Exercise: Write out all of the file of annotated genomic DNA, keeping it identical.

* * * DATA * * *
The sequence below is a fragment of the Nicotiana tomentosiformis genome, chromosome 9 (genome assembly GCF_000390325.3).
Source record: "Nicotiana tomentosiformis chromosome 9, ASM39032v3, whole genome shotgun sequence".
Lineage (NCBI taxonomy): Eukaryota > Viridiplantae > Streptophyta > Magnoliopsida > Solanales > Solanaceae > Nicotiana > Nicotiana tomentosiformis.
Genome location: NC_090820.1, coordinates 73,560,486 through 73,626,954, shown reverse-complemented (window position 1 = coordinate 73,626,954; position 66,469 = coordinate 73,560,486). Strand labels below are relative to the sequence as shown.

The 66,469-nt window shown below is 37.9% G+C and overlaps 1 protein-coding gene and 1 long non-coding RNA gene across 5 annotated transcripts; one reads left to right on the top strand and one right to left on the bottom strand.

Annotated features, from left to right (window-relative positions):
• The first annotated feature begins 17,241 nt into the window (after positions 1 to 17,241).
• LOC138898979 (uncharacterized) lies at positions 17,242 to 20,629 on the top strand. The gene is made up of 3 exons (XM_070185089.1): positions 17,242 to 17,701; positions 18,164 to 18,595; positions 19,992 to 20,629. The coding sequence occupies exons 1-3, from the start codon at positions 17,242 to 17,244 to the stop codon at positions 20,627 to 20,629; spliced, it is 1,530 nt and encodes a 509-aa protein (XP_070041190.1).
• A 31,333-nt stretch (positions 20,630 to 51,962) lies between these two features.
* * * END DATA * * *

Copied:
The sequence below is a fragment of the Nicotiana tomentosiformis genome, chromosome 9 (genome assembly GCF_000390325.3).
Source record: "Nicotiana tomentosiformis chromosome 9, ASM39032v3, whole genome shotgun sequence".
Lineage (NCBI taxonomy): Eukaryota > Viridiplantae > Streptophyta > Magnoliopsida > Solanales > Solanaceae > Nicotiana > Nicotiana tomentosiformis.
Genome location: NC_090820.1, coordinates 73,560,486 through 73,626,954, shown reverse-complemented (window position 1 = coordinate 73,626,954; position 66,469 = coordinate 73,560,486). Strand labels below are relative to the sequence as shown.

The 66,469-nt window shown below is 37.9% G+C and overlaps 1 protein-coding gene and 1 long non-coding RNA gene across 5 annotated transcripts; one reads left to right on the top strand and one right to left on the bottom strand.

Annotated features, from left to right (window-relative positions):
• The first annotated feature begins 17,241 nt into the window (after positions 1 to 17,241).
• LOC138898979 (uncharacterized) lies at positions 17,242 to 20,629 on the top strand. The gene is made up of 3 exons (XM_070185089.1): positions 17,242 to 17,701; positions 18,164 to 18,595; positions 19,992 to 20,629. The coding sequence occupies exons 1-3, from the start codon at positions 17,242 to 17,244 to the stop codon at positions 20,627 to 20,629; spliced, it is 1,530 nt and encodes a 509-aa protein (XP_070041190.1).
• A 31,333-nt stretch (positions 20,630 to 51,962) lies between these two features.